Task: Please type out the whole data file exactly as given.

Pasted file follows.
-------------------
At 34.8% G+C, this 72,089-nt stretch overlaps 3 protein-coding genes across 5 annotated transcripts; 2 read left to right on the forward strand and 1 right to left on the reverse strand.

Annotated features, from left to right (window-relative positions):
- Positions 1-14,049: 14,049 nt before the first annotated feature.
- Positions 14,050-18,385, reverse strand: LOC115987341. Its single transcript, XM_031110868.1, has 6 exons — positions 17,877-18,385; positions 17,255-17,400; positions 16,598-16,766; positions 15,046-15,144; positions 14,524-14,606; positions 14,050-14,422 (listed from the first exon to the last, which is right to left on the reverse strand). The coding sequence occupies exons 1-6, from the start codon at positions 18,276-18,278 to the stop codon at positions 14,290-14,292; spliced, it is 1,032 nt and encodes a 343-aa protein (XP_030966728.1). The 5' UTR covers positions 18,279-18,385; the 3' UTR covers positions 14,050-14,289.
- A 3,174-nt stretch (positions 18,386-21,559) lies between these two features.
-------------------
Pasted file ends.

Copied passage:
At 34.8% G+C, this 72,089-nt stretch overlaps 3 protein-coding genes across 5 annotated transcripts; 2 read left to right on the forward strand and 1 right to left on the reverse strand.

Annotated features, from left to right (window-relative positions):
- Positions 1-14,049: 14,049 nt before the first annotated feature.
- Positions 14,050-18,385, reverse strand: LOC115987341. Its single transcript, XM_031110868.1, has 6 exons — positions 17,877-18,385; positions 17,255-17,400; positions 16,598-16,766; positions 15,046-15,144; positions 14,524-14,606; positions 14,050-14,422 (listed from the first exon to the last, which is right to left on the reverse strand). The coding sequence occupies exons 1-6, from the start codon at positions 18,276-18,278 to the stop codon at positions 14,290-14,292; spliced, it is 1,032 nt and encodes a 343-aa protein (XP_030966728.1). The 5' UTR covers positions 18,279-18,385; the 3' UTR covers positions 14,050-14,289.
- A 3,174-nt stretch (positions 18,386-21,559) lies between these two features.